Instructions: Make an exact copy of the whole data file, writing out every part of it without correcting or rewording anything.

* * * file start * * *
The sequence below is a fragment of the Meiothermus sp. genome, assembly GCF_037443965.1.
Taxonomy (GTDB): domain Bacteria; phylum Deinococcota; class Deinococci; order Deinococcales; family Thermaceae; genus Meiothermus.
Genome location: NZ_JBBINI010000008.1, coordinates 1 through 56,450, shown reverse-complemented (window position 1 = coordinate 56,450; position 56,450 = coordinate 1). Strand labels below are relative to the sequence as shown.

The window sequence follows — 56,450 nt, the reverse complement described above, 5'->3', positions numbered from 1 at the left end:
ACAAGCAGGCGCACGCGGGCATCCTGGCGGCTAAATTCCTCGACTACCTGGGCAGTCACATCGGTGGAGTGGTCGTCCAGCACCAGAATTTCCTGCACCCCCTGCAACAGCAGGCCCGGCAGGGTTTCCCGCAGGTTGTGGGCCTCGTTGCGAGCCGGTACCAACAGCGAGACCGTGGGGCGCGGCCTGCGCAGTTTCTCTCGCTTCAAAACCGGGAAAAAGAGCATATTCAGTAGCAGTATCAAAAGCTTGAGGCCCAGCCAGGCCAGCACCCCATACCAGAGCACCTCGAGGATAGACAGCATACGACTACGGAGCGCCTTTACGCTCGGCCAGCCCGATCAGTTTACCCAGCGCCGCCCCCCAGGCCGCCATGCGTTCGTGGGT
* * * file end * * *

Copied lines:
The sequence below is a fragment of the Meiothermus sp. genome, assembly GCF_037443965.1.
Taxonomy (GTDB): domain Bacteria; phylum Deinococcota; class Deinococci; order Deinococcales; family Thermaceae; genus Meiothermus.
Genome location: NZ_JBBINI010000008.1, coordinates 1 through 56,450, shown reverse-complemented (window position 1 = coordinate 56,450; position 56,450 = coordinate 1). Strand labels below are relative to the sequence as shown.

The window sequence follows — 56,450 nt, the reverse complement described above, 5'->3', positions numbered from 1 at the left end:
ACAAGCAGGCGCACGCGGGCATCCTGGCGGCTAAATTCCTCGACTACCTGGGCAGTCACATCGGTGGAGTGGTCGTCCAGCACCAGAATTTCCTGCACCCCCTGCAACAGCAGGCCCGGCAGGGTTTCCCGCAGGTTGTGGGCCTCGTTGCGAGCCGGTACCAACAGCGAGACCGTGGGGCGCGGCCTGCGCAGTTTCTCTCGCTTCAAAACCGGGAAAAAGAGCATATTCAGTAGCAGTATCAAAAGCTTGAGGCCCAGCCAGGCCAGCACCCCATACCAGAGCACCTCGAGGATAGACAGCATACGACTACGGAGCGCCTTTACGCTCGGCCAGCCCGATCAGTTTACCCAGCGCCGCCCCCCAGGCCGCCATGCGTTCGTGGGT